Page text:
Table of Contents
What is endometrial cancer and what should I watch for?
Endometrial cancer is cancer of the endometrium. The endometrium is the lining of the uterus (sometimes called the womb). Endometrial cancer can almost always be treated successfully if it's caught early. You can increase the chances that endometrial cancer will be found early by telling your doctor about any unusual bleeding.
What are the symptoms of endometrial cancer?
The most common sign of endometrial cancer is unusual bleeding from your vagina, especially bleeding after menopause.
Causes & Risk Factors
Am I at risk for endometrial cancer?
Certain things may put you at greater risk for getting endometrial cancer. One risk factor is age. Endometrial cancer is most common in women who are older than 50 years of age.
You may also be at greater risk if you have had high levels of estrogen in your body. Many things can increase your estrogen level. These include being extremely overweight, having high blood pressure or having diabetes.
Using estrogen replacement therapy without taking progestin may also increase the risk for endometrial cancer. For this reason, women who use hormone replacement therapy (HRT) usually take a combination of estrogen and the hormone progestin. While estrogen stimulates growth of the endometrium, progestin seems to protect the lining of the uterus from the estrogen. In fact, using birth control pills that contain both estrogen and progestin during the childbearing years seems to decrease a woman's risk of endometrial cancer.
Other things that may put you at greater risk for endometrial cancer include having your first period before 12 years of age or going through menopause after 50 years of age. Women who have never been pregnant and women who use a medicine called tamoxifen may also be at greater risk.
Diagnosis & Tests
How is endometrial cancer diagnosed?
Your doctor will diagnose endometrial cancer by performing one or more of the following procedures:
- Endometrial biopsy is usually done in your doctor's office. It involves inserting a narrow tube into the uterus through the vagina and removing a small amount of tissue from the uterine wall. This tissue is tested in a lab for cancerous or precancerous cells. The procedure usually takes just a few minutes.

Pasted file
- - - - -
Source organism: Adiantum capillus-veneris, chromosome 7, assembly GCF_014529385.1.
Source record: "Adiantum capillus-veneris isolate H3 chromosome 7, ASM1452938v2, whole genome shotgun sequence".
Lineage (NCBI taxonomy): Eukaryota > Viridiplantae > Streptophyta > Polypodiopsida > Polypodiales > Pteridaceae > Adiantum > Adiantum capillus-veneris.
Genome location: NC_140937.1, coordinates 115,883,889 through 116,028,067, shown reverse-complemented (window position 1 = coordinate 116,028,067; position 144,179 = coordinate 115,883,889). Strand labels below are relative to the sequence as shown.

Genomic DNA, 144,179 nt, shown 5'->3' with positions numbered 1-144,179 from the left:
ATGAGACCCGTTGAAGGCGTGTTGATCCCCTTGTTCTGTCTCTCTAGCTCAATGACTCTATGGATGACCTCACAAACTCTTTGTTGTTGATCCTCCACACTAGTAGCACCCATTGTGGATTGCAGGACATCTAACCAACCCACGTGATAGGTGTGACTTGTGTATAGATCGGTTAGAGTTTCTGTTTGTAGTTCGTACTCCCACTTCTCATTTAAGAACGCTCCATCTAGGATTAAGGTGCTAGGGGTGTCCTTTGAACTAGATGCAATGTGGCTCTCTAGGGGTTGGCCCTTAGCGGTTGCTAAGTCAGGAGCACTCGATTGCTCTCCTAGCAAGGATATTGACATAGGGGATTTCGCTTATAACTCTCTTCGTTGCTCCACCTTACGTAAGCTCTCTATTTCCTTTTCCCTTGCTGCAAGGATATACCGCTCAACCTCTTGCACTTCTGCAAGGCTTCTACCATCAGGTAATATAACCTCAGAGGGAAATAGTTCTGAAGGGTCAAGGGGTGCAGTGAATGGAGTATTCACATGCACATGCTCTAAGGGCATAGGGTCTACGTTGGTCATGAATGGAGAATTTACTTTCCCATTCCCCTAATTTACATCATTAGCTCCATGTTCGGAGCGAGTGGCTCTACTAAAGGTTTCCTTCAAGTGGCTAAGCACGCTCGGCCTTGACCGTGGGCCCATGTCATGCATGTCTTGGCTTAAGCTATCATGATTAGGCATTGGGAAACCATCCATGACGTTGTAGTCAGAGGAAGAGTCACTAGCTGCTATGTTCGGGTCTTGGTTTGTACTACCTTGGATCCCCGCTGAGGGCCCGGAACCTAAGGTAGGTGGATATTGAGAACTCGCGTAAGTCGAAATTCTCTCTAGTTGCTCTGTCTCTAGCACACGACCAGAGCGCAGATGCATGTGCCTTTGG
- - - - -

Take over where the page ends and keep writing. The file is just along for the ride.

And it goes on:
- Dilatation and curettage (D & C) involves dilating (widening) the cervix (the opening of the uterus) and inserting an instrument to scrape or suction the uterine wall and collect tissue. D & C is also an outpatient procedure. It takes about an hour and usually requires general anesthesia (puts you in a sleep-like state).
- Imaging tests are used in patients who have certain medical conditions such as severe high blood pressure, obesity, diabetes, or other types of cancer. These patients may not be able to safely have anesthesia. In these patients, imaging tests such as an MRI scan, CT scan, or ultrasound may help diagnose cancer of the uterus.
Your doctor will talk to you about which procedure is right for you.
What is the treatment for endometrial cancer?
Treatment usually involves removing the uterus, the fallopian tubes and the ovaries. You may also need to take progestin to balance out high levels of estrogen. Sometimes radiation therapy or chemotherapy is also needed. Treatment can be very effective, especially if the cancer is found early.
Questions to Ask Your Doctor
- I've gone through menopause and I'm still bleeding. Could I have endometrial cancer?
- I have endometrial cancer. Is there a higher risk that my daughter could get it, too?
- Will I have to have a hysterectomy?
- If I have a hysterectomy, will I have to take hormones afterward?
- How long will my treatment last?
- I once took tamoxifen for breast cancer. Should I be tested for endometrial cancer on a regular basis?
- How often after my treatment ends will I have to come in to see the doctor for follow-up exams?
- What are some of the side effects of hysterectomy?
Copyright © American Academy of Family Physicians
This information provides a general overview and may not apply to everyone. Talk to your family doctor to find out if this information applies to you and to get more information on this subject.